“Even if a church doesn’t have internet access, if we’re able to give it to a pastor that has internet access, then they can send out text messages to their parishioners that way,” McLean said of the program that has aided a few dozen houses of worship from Nevada to Mississippi to Illinois. She hopes to extend the service to several hundred more over the next four years.
After receiving a Fair Count hot spot, the Rev. Bo Barber II, pastor of Prospect African Methodist Episcopal Church in Fortson, a suburb of Columbus, Georgia, saw that it could help with more than the census.
The Rev. Bo Barber III, of Fortson, Georgia, speaks in Atlanta at a May 2019 “Black Men Count” event about the 2020 census. Courtesy photo
“When the schools closed, there were a number of children that needed to have access to broadband in the communities and in the area,” Barber said. Now, he explained, “our community can drive up into the parking lot” and draw connectivity from their cars. In the last few weeks, 40 families have visited the church lot.
“Knowledge is power,” said Barber. “And if you’re isolated, you’re not empowered.”
Democrats and Republicans nationwide had their eyes trained on Georgia to see whether the emerging battleground state, would elect the first black woman governor in American history or double down on the Deep South’s GOP tendencies with an acolyte of President Donald Trump.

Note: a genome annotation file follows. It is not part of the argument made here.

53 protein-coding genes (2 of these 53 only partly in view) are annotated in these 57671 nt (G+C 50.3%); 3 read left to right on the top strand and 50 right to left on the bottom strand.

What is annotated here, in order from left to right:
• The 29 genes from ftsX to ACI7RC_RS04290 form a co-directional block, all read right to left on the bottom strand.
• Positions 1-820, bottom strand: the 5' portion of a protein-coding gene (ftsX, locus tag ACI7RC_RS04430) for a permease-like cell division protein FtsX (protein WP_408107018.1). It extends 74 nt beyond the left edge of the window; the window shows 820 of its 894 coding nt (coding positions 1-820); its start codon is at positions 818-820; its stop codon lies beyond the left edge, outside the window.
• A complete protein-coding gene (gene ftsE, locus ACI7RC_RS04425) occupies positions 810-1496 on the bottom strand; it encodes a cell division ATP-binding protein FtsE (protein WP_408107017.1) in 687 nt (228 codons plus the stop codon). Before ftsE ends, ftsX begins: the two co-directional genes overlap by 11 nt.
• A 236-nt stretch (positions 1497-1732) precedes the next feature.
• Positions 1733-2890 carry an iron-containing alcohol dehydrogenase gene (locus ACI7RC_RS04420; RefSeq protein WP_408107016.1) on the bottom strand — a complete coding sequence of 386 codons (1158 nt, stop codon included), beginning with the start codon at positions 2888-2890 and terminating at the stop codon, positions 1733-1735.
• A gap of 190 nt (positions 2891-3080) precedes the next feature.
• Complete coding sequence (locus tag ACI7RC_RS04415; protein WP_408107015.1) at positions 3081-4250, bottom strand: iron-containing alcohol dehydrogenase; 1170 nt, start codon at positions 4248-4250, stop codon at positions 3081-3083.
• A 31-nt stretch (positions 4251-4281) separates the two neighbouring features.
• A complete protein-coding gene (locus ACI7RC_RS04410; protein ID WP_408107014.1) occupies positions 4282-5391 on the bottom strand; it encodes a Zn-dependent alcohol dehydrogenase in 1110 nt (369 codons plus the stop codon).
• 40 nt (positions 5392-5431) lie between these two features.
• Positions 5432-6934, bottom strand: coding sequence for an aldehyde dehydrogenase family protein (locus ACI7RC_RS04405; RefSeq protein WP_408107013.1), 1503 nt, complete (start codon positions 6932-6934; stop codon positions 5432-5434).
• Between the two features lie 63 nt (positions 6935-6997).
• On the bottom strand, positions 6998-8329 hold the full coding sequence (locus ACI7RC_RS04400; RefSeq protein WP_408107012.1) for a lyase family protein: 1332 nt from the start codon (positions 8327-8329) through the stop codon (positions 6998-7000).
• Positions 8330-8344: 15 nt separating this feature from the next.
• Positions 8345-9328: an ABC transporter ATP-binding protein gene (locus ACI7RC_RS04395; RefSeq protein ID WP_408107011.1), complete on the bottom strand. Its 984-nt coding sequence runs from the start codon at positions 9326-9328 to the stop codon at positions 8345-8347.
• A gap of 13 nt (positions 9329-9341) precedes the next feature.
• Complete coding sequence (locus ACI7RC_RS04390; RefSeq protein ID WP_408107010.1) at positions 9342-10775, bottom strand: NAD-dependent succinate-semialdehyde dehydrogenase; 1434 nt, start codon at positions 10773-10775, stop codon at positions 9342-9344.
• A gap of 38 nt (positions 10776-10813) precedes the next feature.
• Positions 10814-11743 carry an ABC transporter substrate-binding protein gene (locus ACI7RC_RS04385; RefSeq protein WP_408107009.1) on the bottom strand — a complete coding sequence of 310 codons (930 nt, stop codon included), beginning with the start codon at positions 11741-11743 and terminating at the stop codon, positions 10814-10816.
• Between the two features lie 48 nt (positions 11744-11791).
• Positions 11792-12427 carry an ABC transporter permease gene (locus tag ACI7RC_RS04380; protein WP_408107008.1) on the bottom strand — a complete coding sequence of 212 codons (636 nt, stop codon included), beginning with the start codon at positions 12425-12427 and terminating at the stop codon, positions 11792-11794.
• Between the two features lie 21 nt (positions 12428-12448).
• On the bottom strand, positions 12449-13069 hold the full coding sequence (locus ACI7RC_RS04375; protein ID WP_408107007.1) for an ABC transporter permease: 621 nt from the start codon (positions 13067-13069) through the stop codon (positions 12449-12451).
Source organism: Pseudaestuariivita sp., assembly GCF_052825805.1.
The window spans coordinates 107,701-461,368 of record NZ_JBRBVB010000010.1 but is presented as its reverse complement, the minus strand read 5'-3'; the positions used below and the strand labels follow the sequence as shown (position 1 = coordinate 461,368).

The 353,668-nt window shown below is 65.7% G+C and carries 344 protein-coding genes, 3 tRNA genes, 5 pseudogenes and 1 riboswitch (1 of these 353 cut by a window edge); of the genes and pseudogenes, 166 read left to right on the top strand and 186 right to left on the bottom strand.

But they’ll have to wait a little longer.
Here’s a look at what’s happening in the contest, why Republican Brian Kemp and Democrat Stacey Abrams agree it’s not over and what it means in Georgia and beyond.
KEMP LEADS AND ABSENTEES LOOM
With more than 3.8 million votes counted, Kemp stood at 50.8 percent, enough for an outright victory under a quirky Georgia law requiring a majority to win a general election without a runoff. But Abrams and Kemp agree there are absentee, mail-in and provisional ballots left to be counted.
Not surprisingly, the two rivals differ on how much that will matter.
Says Kemp: “There are votes left to count, but … make no mistake, the math is on our side to win this election.”
Abrams says the number of pending ballots is enough to push Kemp’s total below the 50 percent threshold, since a Libertarian candidate is taking about 1 percent of the vote.
“I promise you tonight we’re going to make sure that every vote is counted,” Abrams added.